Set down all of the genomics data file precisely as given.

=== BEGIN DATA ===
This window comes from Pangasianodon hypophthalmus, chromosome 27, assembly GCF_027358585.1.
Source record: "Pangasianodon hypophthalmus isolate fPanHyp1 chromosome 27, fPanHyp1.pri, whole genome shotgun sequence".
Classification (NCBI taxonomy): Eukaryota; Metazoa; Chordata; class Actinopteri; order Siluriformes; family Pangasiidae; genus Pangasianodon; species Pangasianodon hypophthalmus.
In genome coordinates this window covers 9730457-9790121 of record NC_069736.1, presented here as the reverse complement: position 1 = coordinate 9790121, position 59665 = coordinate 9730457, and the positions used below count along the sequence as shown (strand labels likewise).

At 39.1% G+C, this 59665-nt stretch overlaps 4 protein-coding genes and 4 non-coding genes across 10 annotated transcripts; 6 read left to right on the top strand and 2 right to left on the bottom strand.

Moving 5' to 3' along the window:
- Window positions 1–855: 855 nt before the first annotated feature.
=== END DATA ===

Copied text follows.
This window comes from Pangasianodon hypophthalmus, chromosome 27, assembly GCF_027358585.1.
Source record: "Pangasianodon hypophthalmus isolate fPanHyp1 chromosome 27, fPanHyp1.pri, whole genome shotgun sequence".
Classification (NCBI taxonomy): Eukaryota; Metazoa; Chordata; class Actinopteri; order Siluriformes; family Pangasiidae; genus Pangasianodon; species Pangasianodon hypophthalmus.
In genome coordinates this window covers 9730457-9790121 of record NC_069736.1, presented here as the reverse complement: position 1 = coordinate 9790121, position 59665 = coordinate 9730457, and the positions used below count along the sequence as shown (strand labels likewise).

At 39.1% G+C, this 59665-nt stretch overlaps 4 protein-coding genes and 4 non-coding genes across 10 annotated transcripts; 6 read left to right on the top strand and 2 right to left on the bottom strand.

Moving 5' to 3' along the window:
- Window positions 1–855: 855 nt before the first annotated feature.